Saturday, August 05, 2006

Sorry I didn’t get the jokes

A lot of talented people passed through Wired heading in wildly different directions. Bill stayed put. I remember patting Bill on the shoulder once and nearly hurting my hand. The guy was rock solid, both physically, judging from his shoulder, and most certainly as a presence in the Wired office. He also had a bull-headed determination to get the job done -- right.

Every. Single. Time. The man exhausted us all. (Oh, those nights working till 3 a.m.)

And then ... that bewildering wit of his. I often had no idea what Bill was talking about, as his cultural references were frequently too obscure for my plodding brain to process in conversation mode (or in any mode). I didn’t mind, because I connected with him on the bull-headed-determination level. Bill sometimes scolded me, though, for not being opinionated enough. (Sorry Bill, I’m still not.) I wanted to scold Bill for not giving himself enough credit.

Bill spent a lot of time developing talent, getting people to work at a certain level. I told him once that he taught me much of value. He was down then for some reason -- said he might go spend a few years smashing rocks or something (might have been that “Japan Rocks!” headline) -- and he told me that I would have learned all that anyway. I don’t think so, Bill. There are some bits of wisdom that could have come only from you. What good fortune it was to know you.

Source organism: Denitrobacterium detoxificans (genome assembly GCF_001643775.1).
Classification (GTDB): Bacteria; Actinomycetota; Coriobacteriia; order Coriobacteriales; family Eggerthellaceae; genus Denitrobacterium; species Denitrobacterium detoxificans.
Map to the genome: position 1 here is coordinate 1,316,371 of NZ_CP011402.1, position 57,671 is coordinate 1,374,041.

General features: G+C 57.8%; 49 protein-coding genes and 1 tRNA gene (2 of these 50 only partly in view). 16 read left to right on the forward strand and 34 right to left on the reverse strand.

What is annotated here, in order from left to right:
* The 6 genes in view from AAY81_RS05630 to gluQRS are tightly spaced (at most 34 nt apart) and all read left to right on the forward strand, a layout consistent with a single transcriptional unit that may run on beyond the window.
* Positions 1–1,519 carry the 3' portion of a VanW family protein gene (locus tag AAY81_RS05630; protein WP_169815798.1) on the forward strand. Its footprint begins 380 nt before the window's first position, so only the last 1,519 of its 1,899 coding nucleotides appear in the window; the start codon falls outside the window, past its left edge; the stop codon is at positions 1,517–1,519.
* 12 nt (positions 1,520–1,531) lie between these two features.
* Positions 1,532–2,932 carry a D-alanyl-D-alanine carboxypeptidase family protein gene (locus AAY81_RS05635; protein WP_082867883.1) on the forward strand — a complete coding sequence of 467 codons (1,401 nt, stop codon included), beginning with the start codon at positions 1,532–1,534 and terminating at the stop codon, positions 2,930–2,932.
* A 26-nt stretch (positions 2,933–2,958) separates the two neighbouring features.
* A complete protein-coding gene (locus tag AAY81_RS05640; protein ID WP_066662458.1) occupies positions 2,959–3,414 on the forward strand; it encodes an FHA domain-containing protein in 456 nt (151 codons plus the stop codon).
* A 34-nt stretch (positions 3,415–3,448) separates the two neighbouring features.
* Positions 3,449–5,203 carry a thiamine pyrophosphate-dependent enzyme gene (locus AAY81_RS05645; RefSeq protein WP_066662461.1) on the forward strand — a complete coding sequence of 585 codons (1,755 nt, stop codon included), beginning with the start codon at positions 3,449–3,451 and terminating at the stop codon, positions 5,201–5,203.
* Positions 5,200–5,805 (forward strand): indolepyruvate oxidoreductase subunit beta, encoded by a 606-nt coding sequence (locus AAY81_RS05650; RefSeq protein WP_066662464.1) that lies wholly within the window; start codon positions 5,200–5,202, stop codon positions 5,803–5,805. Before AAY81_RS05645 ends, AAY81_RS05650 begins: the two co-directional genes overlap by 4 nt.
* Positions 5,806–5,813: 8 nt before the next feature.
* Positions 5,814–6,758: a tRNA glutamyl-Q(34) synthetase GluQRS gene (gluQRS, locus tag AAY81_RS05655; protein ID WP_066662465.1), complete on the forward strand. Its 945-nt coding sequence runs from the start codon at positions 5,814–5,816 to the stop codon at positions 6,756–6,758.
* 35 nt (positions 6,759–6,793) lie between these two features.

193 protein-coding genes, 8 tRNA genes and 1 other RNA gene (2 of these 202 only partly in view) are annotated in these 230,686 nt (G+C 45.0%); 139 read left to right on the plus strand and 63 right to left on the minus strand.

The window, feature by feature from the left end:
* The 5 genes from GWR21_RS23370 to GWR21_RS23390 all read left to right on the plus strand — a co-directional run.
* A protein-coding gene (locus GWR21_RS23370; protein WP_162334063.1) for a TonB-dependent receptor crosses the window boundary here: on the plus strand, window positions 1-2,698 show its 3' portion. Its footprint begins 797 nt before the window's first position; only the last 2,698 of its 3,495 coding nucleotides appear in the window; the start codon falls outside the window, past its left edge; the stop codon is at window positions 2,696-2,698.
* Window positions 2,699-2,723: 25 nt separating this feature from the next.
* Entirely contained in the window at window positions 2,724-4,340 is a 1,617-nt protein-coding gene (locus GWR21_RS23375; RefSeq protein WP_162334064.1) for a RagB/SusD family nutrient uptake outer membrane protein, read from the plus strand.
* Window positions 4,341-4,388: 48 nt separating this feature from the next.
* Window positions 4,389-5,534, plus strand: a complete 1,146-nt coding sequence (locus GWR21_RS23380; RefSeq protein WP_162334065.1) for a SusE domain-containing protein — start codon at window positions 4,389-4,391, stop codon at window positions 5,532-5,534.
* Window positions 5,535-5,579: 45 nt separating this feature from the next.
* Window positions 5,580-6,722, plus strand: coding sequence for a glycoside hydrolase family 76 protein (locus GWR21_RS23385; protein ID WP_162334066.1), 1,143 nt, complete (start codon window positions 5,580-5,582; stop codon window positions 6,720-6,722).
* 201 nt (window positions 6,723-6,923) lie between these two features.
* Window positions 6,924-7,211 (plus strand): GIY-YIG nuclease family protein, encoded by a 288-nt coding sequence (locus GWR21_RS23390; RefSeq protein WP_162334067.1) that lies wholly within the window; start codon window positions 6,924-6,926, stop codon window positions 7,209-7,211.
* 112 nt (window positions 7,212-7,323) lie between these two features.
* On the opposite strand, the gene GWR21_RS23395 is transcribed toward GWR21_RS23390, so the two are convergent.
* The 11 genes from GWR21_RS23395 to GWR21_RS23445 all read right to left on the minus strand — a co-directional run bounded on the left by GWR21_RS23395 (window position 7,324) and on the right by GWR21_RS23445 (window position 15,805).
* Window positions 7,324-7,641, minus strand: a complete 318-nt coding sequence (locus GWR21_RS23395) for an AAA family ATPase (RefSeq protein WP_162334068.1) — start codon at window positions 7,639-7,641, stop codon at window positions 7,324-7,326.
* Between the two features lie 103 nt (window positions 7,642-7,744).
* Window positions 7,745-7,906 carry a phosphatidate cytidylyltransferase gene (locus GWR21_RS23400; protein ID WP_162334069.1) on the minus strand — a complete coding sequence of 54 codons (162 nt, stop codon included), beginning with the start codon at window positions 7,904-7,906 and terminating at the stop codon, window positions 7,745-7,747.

Bill was a great editor, but he was a genius in headline writing. God that guy was good. I’ve never seen anything like it. At first I didn’t realize he was one of a kind. I thought all senior-level editors were like that (and that man, did I have a long way to go).

But here’s the thing about Bill’s headlines: they weren’t just clever, or witty. Like his editing, they were deeply sensitive to what the story was about. Bill was acutely aware of what the writer wanted to say -- more aware than the writer was sometimes -- and he was there to help.

Bill was there to help for a lot of us, and not just in work matters. Thanks, Bill, for being a friend and a mentor. Sorry I didn’t get the jokes.

Steve Mollman

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